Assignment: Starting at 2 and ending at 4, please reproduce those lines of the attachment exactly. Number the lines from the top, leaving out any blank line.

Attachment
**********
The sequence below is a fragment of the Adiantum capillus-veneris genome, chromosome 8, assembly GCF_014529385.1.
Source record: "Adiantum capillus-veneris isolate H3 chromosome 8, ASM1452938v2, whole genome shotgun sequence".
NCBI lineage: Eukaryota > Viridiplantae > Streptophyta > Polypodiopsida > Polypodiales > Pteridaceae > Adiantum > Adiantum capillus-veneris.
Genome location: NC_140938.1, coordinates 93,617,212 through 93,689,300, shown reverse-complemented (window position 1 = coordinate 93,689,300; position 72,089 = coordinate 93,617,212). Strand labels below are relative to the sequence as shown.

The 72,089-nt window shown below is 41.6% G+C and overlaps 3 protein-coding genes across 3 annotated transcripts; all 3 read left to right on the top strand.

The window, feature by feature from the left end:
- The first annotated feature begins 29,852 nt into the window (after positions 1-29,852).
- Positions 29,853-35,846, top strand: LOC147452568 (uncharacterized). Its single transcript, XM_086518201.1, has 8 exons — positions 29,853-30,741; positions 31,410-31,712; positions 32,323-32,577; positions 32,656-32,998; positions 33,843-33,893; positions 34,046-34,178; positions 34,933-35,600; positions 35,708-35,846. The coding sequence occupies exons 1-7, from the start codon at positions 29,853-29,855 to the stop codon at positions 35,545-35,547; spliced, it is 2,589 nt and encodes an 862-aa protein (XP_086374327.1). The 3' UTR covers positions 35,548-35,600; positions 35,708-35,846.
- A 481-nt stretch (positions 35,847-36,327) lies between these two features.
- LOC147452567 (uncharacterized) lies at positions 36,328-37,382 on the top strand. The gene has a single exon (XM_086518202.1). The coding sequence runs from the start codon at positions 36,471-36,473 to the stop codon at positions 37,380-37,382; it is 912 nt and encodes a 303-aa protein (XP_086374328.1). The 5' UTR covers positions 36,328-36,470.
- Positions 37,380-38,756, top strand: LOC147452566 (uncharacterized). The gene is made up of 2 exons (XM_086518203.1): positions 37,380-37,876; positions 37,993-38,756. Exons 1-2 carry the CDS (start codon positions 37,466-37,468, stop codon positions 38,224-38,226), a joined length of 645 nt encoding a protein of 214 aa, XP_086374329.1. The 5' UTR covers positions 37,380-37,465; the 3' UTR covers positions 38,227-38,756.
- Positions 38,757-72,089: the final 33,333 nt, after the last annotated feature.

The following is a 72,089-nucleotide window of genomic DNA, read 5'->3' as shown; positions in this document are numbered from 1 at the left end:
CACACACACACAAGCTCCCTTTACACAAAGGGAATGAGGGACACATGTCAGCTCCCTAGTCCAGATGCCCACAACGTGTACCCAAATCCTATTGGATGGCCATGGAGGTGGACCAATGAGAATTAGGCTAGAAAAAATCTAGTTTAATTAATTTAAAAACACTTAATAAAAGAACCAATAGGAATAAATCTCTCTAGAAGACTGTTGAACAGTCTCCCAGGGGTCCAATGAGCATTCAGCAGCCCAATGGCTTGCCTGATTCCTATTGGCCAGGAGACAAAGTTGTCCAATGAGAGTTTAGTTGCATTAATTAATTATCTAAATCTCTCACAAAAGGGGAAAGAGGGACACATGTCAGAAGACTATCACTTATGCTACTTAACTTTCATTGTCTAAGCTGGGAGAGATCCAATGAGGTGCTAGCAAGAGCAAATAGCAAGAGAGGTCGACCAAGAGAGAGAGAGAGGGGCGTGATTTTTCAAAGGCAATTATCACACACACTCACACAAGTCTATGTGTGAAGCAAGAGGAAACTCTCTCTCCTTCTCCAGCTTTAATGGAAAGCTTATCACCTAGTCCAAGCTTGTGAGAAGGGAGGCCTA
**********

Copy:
Source record: "Adiantum capillus-veneris isolate H3 chromosome 8, ASM1452938v2, whole genome shotgun sequence".
NCBI lineage: Eukaryota > Viridiplantae > Streptophyta > Polypodiopsida > Polypodiales > Pteridaceae > Adiantum > Adiantum capillus-veneris.
Genome location: NC_140938.1, coordinates 93,617,212 through 93,689,300, shown reverse-complemented (window position 1 = coordinate 93,689,300; position 72,089 = coordinate 93,617,212). Strand labels below are relative to the sequence as shown.